Cityscape caught up with Royal New Zealand Ballet’s visionary genius/Artistic Director Francesco Ventriglia to find out what we can expect from their exquisite 2017 season.
You’re opening the 2017 season with Petit’s Carmen and L'Arlésienne – talk about coming out with guns blazing! What can we expect from these performances and the greater season?
Thanks! We are really excited about the 2017 season which is full of passion, tragedy, rhythm and energy – a truly world class line-up. Roland Petit was one great choreographers of the 20th century and these are two of his most iconic ballets, neither of which have ever been performed in New Zealand. As a dancer at the age of 20 I was selected by Roland Petit himself to dance in Carmen – he taught me and nurtured my talent and meeting him was a great turning point for me as an artist. I’m delighted that the dancers of the Royal New Zealand Ballet will have the opportunity to dance his masterpieces and share them with our audiences.
This is being followed up by Cacti, Tuplet and Episode 31 – how excited is everyone about bringing the brilliant Cacti back to the stage?
Cacti absolutely charmed audiences when we presented it as part of our hugely successful mixed bill Speed of Light in early 2016. And because of this I wanted to put the focus entirely on the choreographer Alexander Ekman who created Cacti and to give New Zealand audiences the opportunity to get to know him better. We will be the first dance company in the world to have a triple entirely made up of his work.
How would you describe this trilogy?
Tuplet and Episode 31 are another two of Ekman’s really famous works. All three works – including Cacti – express the way he observes the world, which he translates into dance in a very entertaining way. Often witty, always with great musicality, incredible lighting and staging, and of course wonderful movement, Three by Ekman really shouldn’t be missed.
How is the RNZB celebrating New Zealand School of Dance’s 50th anniversary?
While the RNZB has always strong relationship the NZSD, it wasn’t until 2015 that it became the Official School of the RNZB. We are delighted to be involved in this 50th celebration of the national dance school through its Gala event which we will open and close, and, adding to the excitement, this will be the first time that the company and the school will share the stage.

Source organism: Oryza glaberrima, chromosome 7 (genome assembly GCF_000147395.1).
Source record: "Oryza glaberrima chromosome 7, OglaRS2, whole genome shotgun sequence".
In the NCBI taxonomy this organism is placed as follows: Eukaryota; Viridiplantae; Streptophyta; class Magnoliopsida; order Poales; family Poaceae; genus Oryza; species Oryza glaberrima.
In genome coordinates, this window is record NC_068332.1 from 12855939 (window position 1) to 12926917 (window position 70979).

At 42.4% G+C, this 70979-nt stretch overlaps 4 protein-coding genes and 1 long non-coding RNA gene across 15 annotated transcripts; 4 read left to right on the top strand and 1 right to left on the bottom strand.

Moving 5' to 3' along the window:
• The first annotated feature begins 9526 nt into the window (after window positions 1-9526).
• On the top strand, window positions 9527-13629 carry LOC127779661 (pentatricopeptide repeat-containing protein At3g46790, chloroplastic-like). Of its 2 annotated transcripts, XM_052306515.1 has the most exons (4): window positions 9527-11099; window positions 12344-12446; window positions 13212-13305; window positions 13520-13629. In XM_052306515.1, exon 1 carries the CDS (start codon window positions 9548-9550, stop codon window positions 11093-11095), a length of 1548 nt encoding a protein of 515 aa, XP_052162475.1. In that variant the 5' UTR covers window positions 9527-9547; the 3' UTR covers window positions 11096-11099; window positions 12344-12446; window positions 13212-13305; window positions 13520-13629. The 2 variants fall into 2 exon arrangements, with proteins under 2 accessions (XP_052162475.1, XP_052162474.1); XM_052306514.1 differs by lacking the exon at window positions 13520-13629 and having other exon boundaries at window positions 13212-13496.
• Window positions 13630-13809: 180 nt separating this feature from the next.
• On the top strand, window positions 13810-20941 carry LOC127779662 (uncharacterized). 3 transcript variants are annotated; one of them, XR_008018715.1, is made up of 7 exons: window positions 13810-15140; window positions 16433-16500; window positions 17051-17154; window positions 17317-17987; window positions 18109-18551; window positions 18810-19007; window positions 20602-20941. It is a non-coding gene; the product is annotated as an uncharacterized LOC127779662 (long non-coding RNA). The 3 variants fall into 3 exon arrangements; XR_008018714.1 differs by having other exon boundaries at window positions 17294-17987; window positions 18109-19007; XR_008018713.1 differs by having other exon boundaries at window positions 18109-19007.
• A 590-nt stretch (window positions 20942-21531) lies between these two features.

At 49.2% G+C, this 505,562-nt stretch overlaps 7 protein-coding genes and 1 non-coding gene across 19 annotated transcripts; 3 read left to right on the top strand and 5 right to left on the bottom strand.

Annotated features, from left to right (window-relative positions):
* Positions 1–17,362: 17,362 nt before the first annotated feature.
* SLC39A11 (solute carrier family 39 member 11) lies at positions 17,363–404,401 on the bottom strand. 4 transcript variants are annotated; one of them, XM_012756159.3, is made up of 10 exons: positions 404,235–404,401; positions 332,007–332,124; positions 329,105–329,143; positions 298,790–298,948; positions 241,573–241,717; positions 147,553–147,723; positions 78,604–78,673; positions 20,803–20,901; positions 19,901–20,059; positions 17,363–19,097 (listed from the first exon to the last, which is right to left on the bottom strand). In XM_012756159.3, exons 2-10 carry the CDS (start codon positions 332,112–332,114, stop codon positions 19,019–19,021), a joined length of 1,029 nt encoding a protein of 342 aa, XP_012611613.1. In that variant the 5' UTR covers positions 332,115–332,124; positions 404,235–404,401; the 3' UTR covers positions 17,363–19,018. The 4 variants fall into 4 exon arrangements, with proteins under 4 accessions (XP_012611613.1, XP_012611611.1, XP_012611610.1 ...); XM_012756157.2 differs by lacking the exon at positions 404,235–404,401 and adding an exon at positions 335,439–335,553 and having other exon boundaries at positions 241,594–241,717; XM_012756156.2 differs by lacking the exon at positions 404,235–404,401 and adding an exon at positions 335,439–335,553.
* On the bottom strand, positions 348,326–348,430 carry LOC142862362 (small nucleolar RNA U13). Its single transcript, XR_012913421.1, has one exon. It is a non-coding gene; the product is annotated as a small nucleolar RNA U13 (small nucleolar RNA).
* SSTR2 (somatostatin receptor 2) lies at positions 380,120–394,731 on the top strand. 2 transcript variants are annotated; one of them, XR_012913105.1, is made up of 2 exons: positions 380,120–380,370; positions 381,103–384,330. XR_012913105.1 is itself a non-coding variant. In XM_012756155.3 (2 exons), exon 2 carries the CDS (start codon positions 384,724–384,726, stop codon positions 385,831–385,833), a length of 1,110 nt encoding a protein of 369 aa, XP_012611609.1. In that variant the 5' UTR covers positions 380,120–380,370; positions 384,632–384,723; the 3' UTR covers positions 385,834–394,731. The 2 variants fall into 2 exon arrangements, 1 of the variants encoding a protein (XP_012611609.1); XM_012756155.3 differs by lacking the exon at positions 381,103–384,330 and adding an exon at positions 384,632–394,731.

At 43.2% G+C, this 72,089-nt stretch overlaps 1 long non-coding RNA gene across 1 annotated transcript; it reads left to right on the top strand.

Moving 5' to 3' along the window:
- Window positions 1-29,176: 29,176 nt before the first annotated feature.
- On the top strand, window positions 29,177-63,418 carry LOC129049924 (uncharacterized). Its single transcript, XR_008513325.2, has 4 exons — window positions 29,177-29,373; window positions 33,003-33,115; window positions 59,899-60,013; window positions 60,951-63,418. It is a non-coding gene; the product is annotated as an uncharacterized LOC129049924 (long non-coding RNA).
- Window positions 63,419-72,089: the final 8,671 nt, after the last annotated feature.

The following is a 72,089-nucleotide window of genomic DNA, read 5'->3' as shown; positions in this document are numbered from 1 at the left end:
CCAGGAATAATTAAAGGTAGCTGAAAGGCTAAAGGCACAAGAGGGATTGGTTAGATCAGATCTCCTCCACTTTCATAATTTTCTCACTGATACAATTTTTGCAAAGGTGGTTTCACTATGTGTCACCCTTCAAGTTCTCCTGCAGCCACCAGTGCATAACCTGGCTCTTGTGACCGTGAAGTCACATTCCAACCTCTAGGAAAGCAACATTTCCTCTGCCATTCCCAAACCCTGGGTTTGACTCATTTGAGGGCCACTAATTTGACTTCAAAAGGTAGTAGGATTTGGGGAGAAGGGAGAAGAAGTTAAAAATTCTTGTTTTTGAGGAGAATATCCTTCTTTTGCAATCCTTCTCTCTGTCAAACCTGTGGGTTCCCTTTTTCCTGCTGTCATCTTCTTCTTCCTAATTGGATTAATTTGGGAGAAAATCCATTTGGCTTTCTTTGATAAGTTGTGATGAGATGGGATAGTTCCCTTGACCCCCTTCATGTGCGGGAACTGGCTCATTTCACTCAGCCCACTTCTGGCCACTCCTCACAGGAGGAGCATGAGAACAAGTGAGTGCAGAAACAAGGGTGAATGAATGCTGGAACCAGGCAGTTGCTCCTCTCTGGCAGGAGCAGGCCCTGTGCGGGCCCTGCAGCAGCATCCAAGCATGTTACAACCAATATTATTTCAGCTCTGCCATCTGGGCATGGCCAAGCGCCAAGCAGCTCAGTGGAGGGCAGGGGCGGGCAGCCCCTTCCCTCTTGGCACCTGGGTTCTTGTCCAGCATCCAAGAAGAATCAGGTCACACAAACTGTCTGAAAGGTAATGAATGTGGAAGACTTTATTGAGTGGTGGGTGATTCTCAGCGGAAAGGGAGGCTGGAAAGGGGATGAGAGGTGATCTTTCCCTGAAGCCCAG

The Christchurch season closes with Romeo and Juliet – tell us about your vision and inspiration for this.
I’m honoured to be creating a second title for the RNZB and to be working with Shakespeare’s timeless tale – the greatest love story of all time. The world premiere of my Romeo and Juliet will be traditional and is very much inspired by Franco Zeffirelli’s (one of Italy’s great film directors) stunning classic 1968 film. We have an incredible team of collaborators: James Acheson, the three-time Academy Award winning designer (The Last Emperor, Dangerous Liaisons) will bring Renaissance Verona to life with his stunning set and costumes; dramaturgy will be provide by Mario Mattia Giorgetti to assist with the story telling; and Prokofiev’s instantly recognisable score will be performed live by the Christchurch Symphony Orchestra, conducted by Hamish McKeich. Passion, tragedy, rhythm and energy – this new ballet will have it all. I look forward to seeing you at the Isaac Theatre Royal!
Find out more about the Royal New Zealand Ballet’s 2017 season at www.rnzb.org.nz
Image: Ross Brown. Women’s clothing by Hailwood and men’s clothing supplied by David Jones.